Last February I went to my church to arrange to have a Mass said for Thomas on his first birthday. At my old church this was never a problem. Pick a date, pay and it's yours. But the rules are a little different at the church I attend now, possibly because it's a different diocese. Or because the priest has his own set of rules. Or because shitty luck follows me wherever I go. You see, after checking her book, the secretary politely told me that someone had already paid to have a Mass on March 9th, and I couldn't add Thomas to the list. "Only one per Mass", she told me, even though I quietly mumbled that I was having it said for my baby's first birthday, and that he'd died.
I was upset, but calm. I'm a "rules are rules" kind of girl and I'm no more special than any of the other congregants, so I just asked to have the next available Mass date instead.
As a result, Thomas' first birthday Mass was said in July, more than four months after his actual birthday.
Understanding my disappointment, the secretary asked if I wanted to schedule a Mass for this year, 2007, since they were already booking that far ahead. I jumped at the chance, certain that I would have to be the only person requesting a March '07 Mass in February '06.
Naturally I wasn't. March 9th was already taken. But this time instead of waiting until four months after his birthday I was able to get the day before. I left the church a little upset, but satisfied that I'd done all I could and that at least Thomas would get his 2nd birthday Mass a little closer to his actual birthday.
So yesterday on the way into Mass I picked up the Sunday bulletin with stupid excitement because I knew I'd see his name in it, and seeing his name always fills me with a rush of love and pride. I knelt down to pray, thinking about the unread bulletin beside me and how I'd tuck it safely in Thomas' drawer as soon as I got home.
I'm sure you must know where this is going. It is, after all, me. Me with the world's worst possible luck.
I finished my distracted prayer, sat down, undid my coat, got comfortable, opened up the bulletin - and saw someone else's name listed for the March 8th Mass.
I was stunned. Nearly stunned into a torrent of tears. I couldn't believe what I wasn't reading. I scanned all the other weekday Masses and didn't see his beautiful name listed under any of them.
They'd made a mistake. After all my careful planning, someone had made a clerical error. A simple error that threw me into a tailspin.
All I could think of was that I just wanted this one little comfort. All I'd asked was to see my boy's name in the bulletin and know that a Mass was being offered in his memory the day before his birthday.
I'll never have birthday pictures to put in an album and I won't get to hug and kiss my little man on the day he turns two. But I knew that, and so I figured that at least the gods would give me the tiny comfort of a Mass and a name to read.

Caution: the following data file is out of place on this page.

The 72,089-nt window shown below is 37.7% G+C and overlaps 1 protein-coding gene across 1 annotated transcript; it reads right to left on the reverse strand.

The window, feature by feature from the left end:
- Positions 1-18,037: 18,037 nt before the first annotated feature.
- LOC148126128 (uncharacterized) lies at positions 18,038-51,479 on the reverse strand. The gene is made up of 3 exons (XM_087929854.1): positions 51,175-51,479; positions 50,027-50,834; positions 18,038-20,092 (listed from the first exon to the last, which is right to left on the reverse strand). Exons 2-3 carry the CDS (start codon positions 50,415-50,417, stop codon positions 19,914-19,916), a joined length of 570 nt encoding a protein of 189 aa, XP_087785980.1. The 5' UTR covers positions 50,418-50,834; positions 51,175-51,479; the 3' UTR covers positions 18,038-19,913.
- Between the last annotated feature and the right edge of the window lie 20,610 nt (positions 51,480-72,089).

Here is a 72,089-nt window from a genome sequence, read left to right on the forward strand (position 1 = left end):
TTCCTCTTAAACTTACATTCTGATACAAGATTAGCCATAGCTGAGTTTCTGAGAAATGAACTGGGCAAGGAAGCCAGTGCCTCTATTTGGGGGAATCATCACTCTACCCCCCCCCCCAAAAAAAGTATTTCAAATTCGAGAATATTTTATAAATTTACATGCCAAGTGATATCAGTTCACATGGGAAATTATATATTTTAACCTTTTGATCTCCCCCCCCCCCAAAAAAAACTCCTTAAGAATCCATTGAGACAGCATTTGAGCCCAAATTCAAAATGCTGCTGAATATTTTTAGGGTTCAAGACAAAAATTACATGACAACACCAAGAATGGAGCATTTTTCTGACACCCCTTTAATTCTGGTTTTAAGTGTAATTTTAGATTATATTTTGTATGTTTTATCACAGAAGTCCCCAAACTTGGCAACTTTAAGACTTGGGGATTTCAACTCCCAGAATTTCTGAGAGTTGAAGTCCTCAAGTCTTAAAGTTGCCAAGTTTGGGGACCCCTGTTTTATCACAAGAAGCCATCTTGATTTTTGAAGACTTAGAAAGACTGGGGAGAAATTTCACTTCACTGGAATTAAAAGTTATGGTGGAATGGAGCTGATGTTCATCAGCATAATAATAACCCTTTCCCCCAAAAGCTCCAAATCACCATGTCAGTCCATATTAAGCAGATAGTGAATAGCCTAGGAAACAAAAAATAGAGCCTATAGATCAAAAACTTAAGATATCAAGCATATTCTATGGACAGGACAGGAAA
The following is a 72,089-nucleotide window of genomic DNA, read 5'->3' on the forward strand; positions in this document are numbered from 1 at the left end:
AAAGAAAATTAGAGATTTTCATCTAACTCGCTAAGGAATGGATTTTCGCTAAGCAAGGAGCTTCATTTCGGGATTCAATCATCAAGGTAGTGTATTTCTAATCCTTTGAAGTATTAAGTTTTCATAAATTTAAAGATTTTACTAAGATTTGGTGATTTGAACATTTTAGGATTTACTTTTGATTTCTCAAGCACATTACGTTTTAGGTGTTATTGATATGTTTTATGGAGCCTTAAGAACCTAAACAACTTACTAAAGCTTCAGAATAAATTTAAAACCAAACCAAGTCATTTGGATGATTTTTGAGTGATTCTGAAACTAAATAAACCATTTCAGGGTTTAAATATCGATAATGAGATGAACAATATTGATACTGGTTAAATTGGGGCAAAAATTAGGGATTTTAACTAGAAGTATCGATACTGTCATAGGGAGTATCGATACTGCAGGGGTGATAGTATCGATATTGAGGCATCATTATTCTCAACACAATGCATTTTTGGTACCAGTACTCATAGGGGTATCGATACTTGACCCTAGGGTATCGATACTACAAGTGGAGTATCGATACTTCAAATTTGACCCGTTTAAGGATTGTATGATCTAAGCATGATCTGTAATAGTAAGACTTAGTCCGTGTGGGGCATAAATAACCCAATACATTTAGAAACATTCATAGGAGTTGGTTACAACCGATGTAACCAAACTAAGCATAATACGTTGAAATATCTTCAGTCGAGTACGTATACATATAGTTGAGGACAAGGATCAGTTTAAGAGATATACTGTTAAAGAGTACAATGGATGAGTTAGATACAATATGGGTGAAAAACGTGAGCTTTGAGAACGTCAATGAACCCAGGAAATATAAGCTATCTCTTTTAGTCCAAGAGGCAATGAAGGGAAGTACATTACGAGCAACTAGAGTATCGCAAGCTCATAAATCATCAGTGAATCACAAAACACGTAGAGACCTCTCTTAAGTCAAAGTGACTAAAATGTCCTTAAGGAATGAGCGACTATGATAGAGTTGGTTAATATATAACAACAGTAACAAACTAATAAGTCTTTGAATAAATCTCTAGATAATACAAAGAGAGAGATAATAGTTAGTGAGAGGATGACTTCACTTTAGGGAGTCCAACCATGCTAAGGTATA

It took me all the mental energy I had not to get up, walk out and never look back. In fact, it took me a full half an hour to get myself beyond the brink of tears and settled enough to stay put. And the only reason I did was because I like my priest and didn't want him to see me leave early. I didn't want the shame of that on top of all the other ugly things I was thinking and feeling.
So I stayed. Numb and quiet, refusing to sing and just barely mumbling the responses. 'Cause that'll show God.
At the end of the Mass as I stood buttoning up my coat, I felt a presence beside me and turned to see the lady who played the organ at Thomas' funeral standing beside me smiling. She's an old family friend - I've known her since I was a teenager - and we almost always go to the same Mass, but I haven't spoken to her in more than a year.
That's the way it goes sometimes.
But for some reason she sought me out yesterday. And she somehow managed to erase the ugliness I felt with the kindness of her spirit. I opened my mouth and everything fell out - the fact that this was a hard week for me because of Thomas' birthday, the fact that we were dealing with secondary infertility, the fact that I was scared about the impending (though as yet unscheduled) surgery. She hugged me (several times), she shared her sorrows with me, she encouraged me and she made me laugh.
And then we said goodbye, the now empty church echoing with the sound of our parting words.
And I felt happy. And at peace.
I still have to sort out the Mass situation and I'm still upset that for some reason God didn't see fit to give me that one little comfort without the added bonus of a monkey wrench. But as I've learned all too well, life never quite goes the way you plan, and it takes more hard work than not to coerce it into something that doesn't make you want to cry.
But I'm just stubborn enough to keep working hard.
And as soon as the office opens, the church will be hearing from me.